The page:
I was raised in a Christian home, but somewhere along the way I left the Christian faith. I wanted proof of God’s existence. I can remember asking him for a sign. I wanted him to rip open the sky, or at least give me a burning bush. Moses got a burning bush. He was in the desert. He saw fire. He heard the voice of God. I wanted that. I wanted proof.
After college I moved out of my parents’ home. For the most part I was done with church. I was lost, and by lost, I mean doomed—headed toward hell. What does that look like, you might ask? It might look like your neighbor, your co-worker, your children, your parents. We all know people who don’t know the Lord. We like to think that we don’t. That everyone is right with God. But that is not the case. Jesus said, “Narrow is the gate and few will find it!” This means we all know people who won’t be in heaven—people who are going to hell.
After several years of chasing the things of this world, I was left empty. Around that time, I began working for a company in sales, and it quickly became apparent that the owners were Christians. They weren’t trying to cram Jesus down my throat, but they tried to live out their faith. That shouldn’t have surprised me. That’s how it’s supposed to be! When we believe in Jesus, we are supposed to stand out. We are supposed to look different. Jesus calls his followers light!
This couple took that calling very seriously. They soon invited me to an introductory study on Christianity at their church. I declined. Having been raised in a church, I believed I knew all there was to know about Christianity. But they didn’t give up. Six months later they invited me again. I thought to myself, “I have to go, because they are not going to give up until I do.” So I went. I remember on the first night thinking, “I’ve heard all this before.” I wanted to quit, and I would have, but my employers were there. Every week, they were there. You see, they were on a mission. I had asked God for a burning bush… and he sent me two Christians instead.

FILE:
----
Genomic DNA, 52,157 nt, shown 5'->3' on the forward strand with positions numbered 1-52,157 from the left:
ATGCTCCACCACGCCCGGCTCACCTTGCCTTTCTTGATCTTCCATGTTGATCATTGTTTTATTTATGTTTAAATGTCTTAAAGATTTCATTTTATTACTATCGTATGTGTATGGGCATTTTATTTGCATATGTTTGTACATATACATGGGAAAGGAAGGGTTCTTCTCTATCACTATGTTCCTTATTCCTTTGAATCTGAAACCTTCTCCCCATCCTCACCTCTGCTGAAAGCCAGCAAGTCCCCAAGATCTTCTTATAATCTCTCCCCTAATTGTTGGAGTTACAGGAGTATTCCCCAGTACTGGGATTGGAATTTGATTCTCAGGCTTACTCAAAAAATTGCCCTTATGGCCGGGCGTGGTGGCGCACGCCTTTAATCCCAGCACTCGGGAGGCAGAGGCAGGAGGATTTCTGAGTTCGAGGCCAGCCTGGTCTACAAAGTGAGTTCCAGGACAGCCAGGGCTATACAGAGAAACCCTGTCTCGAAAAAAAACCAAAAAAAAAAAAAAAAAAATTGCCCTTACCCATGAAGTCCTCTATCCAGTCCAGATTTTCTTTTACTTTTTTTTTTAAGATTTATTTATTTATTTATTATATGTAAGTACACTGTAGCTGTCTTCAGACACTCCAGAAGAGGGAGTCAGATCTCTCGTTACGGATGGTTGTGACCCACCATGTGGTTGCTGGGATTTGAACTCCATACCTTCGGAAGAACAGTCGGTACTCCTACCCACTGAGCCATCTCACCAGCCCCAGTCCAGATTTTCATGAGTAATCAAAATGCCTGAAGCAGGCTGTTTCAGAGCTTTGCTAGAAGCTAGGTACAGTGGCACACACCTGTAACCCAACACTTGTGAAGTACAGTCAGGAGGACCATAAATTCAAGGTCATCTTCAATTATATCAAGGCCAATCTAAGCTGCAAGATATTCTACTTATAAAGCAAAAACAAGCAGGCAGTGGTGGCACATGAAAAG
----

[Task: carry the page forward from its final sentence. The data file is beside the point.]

About the third or fourth week of the study I remember realizing that I didn’t know all there was to know about Christianity. I didn’t know all there was to know about Jesus. And I remember being really challenged by this Jesus I was being introduced to. This was not the Jesus I remembered from Sunday School. This Jesus was real. He understood the world. He wept. He got angry. He grew tired, hungry, thirsty. He was real!
After the final study I was disappointed that the course was over. It had become something important to me. That night I couldn’t sleep, so I got up and opened my Bible. I read the words “…all have sinned and fall short of the glory of God, and all are justified freely by his grace through the redemption that came by Christ Jesus” (Romans 3:23-24). In that moment, I believed it was true—true about me and true about Jesus. I was saved. And by saved, I mean redeemed—headed for eternity in the paradise of God. I got on my knees, but I wasn’t sure how to pray, so I simply said, “Thank you!”
As believers in Jesus Christ, we are challenged to be the light of the world, but it’s more than a challenge. As Moses stood in front of the burning bush, God said to him, “I’ve heard the cry of my people… and I’m going to do something… I’m going to send you” (see Exodus 3:7-10). God says the same thing to us today.
Jesus said, “As the Father has sent me, I am sending you.”
You might be thinking, “Who am I—that I should go?” That’s the same question Moses asked. Hear God’s reply: “I will be with you” (Exodus 3:12). Now hear what Jesus says to us: “I am with you always, to the very end of the age” (Matthew 28:20). But that was not enough for Moses. He pleaded with God, “I’m slow of speech and tongue… send someone else.” But God reminded him who it was who created his tongue (Exodus 4:11).
You see, this is more than a challenge. It’s who we are. It’s what we do. It’s what we were created to be. Believe, and become light! Because someone is looking for a burning bush. Someone is looking for a sign… and God is sending you.
Rev. Troy Tysdal is Director of Communications and Prayer for the Church of the Lutheran Brethren and serves as editor in chief of Faith & Fellowship magazine.